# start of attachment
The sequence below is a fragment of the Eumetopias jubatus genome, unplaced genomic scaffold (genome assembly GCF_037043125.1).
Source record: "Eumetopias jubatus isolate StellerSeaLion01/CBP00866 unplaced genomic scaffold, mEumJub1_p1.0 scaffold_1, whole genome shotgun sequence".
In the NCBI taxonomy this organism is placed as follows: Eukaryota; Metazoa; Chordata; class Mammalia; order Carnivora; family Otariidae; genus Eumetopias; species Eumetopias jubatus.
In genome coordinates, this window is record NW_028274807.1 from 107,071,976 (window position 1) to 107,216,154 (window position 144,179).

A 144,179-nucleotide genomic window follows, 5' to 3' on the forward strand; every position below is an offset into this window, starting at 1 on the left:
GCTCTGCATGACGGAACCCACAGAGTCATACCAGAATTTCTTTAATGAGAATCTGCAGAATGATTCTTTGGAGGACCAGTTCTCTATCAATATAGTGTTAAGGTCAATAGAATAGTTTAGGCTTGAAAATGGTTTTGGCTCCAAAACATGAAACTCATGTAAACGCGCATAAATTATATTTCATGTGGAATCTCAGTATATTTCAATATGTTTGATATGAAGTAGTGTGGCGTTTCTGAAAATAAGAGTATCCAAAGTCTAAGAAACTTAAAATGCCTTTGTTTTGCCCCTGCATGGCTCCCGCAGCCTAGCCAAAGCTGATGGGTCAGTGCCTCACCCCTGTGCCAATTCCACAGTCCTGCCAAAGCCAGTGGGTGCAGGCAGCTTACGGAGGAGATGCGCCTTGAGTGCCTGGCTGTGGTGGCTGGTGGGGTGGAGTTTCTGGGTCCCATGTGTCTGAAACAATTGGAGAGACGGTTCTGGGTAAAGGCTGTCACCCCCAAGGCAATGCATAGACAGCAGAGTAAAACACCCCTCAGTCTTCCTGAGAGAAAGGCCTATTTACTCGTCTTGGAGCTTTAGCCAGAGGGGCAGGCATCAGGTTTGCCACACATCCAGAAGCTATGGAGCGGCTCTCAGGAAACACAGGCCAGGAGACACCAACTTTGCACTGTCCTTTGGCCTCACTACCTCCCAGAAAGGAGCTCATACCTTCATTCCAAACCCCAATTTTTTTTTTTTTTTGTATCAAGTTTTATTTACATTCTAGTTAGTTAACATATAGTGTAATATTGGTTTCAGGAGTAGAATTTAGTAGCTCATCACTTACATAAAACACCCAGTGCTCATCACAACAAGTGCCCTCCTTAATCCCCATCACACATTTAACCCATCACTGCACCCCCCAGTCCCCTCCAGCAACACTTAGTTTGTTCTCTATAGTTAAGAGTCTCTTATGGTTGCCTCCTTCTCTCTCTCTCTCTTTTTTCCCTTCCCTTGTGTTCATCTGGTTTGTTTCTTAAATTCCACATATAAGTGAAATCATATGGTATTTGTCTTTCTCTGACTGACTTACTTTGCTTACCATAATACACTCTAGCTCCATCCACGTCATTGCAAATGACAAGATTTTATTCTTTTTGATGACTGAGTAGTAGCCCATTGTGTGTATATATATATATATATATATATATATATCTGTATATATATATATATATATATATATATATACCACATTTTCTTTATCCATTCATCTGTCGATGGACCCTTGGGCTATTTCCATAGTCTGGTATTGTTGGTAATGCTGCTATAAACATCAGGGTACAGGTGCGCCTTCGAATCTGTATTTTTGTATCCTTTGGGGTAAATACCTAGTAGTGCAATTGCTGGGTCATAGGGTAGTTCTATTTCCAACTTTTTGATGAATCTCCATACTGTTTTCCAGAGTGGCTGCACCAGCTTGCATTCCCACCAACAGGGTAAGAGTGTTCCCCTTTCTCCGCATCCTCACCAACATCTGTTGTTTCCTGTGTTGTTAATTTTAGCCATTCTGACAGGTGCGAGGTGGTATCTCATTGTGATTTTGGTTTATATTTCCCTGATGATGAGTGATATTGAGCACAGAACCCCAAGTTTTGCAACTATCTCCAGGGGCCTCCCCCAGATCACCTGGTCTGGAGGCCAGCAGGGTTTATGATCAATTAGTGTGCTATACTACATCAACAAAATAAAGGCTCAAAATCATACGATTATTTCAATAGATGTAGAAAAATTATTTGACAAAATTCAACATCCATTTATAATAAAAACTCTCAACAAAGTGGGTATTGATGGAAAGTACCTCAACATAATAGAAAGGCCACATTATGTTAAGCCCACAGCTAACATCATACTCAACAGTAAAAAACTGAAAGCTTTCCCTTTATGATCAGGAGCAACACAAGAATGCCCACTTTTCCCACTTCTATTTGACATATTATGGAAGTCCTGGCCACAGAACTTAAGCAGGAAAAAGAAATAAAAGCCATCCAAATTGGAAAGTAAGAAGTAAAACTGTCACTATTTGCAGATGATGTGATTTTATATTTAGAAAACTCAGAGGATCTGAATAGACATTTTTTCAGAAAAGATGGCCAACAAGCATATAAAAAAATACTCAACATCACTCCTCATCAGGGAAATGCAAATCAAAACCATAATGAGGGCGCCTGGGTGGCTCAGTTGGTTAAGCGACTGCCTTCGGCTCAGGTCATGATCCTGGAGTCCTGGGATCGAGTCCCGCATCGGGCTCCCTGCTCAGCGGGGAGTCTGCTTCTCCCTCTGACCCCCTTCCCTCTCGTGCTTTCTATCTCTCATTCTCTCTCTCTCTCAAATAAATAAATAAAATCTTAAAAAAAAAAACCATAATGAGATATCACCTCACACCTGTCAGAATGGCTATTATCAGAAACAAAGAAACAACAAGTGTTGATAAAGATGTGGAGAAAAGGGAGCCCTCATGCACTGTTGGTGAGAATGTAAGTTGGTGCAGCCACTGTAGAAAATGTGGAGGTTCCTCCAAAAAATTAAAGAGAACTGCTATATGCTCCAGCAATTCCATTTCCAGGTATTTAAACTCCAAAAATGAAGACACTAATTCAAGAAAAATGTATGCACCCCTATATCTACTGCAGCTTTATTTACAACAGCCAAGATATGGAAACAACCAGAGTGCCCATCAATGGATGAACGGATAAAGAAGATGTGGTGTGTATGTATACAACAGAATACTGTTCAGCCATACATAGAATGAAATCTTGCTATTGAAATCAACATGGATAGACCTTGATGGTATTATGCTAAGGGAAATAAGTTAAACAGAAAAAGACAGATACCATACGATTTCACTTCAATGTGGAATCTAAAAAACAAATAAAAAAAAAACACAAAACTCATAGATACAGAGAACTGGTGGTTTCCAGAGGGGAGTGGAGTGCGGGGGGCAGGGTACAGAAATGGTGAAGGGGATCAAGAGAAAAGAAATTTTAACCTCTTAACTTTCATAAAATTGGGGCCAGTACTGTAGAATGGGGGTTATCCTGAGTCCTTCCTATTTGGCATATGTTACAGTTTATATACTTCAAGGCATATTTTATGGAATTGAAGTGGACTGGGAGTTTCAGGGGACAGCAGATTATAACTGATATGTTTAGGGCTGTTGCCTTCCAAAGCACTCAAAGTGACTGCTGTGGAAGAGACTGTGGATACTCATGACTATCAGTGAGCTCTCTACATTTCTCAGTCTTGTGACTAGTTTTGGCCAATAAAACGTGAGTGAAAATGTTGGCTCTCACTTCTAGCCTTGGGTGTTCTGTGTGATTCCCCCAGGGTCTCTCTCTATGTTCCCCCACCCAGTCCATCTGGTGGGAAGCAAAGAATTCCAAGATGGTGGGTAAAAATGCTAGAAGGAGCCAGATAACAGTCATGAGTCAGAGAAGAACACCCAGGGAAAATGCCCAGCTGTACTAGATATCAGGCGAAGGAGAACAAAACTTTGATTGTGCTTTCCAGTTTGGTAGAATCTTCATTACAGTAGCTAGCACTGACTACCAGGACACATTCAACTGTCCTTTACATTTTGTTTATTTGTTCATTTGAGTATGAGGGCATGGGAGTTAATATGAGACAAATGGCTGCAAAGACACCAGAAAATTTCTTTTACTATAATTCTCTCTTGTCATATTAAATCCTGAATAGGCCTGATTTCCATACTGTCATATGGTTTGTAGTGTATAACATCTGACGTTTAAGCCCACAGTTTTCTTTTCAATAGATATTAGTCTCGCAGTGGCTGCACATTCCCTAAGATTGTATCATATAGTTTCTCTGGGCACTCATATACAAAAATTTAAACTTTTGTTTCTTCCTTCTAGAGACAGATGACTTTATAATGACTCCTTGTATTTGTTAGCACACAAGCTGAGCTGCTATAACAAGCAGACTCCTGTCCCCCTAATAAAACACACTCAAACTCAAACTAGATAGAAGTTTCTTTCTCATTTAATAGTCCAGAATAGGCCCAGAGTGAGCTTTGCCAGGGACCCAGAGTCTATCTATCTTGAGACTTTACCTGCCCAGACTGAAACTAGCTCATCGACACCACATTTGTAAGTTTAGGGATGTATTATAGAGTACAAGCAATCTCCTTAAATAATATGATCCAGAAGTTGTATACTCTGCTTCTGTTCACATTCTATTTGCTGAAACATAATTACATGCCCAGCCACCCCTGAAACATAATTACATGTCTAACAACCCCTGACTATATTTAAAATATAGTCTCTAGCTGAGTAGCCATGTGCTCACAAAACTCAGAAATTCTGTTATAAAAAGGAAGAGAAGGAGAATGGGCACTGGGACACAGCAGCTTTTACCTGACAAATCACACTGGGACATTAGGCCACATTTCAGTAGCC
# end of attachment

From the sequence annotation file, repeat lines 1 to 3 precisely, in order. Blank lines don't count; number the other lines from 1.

The sequence below is a fragment of the Eumetopias jubatus genome, unplaced genomic scaffold (genome assembly GCF_037043125.1).
Source record: "Eumetopias jubatus isolate StellerSeaLion01/CBP00866 unplaced genomic scaffold, mEumJub1_p1.0 scaffold_1, whole genome shotgun sequence".
In the NCBI taxonomy this organism is placed as follows: Eukaryota; Metazoa; Chordata; class Mammalia; order Carnivora; family Otariidae; genus Eumetopias; species Eumetopias jubatus.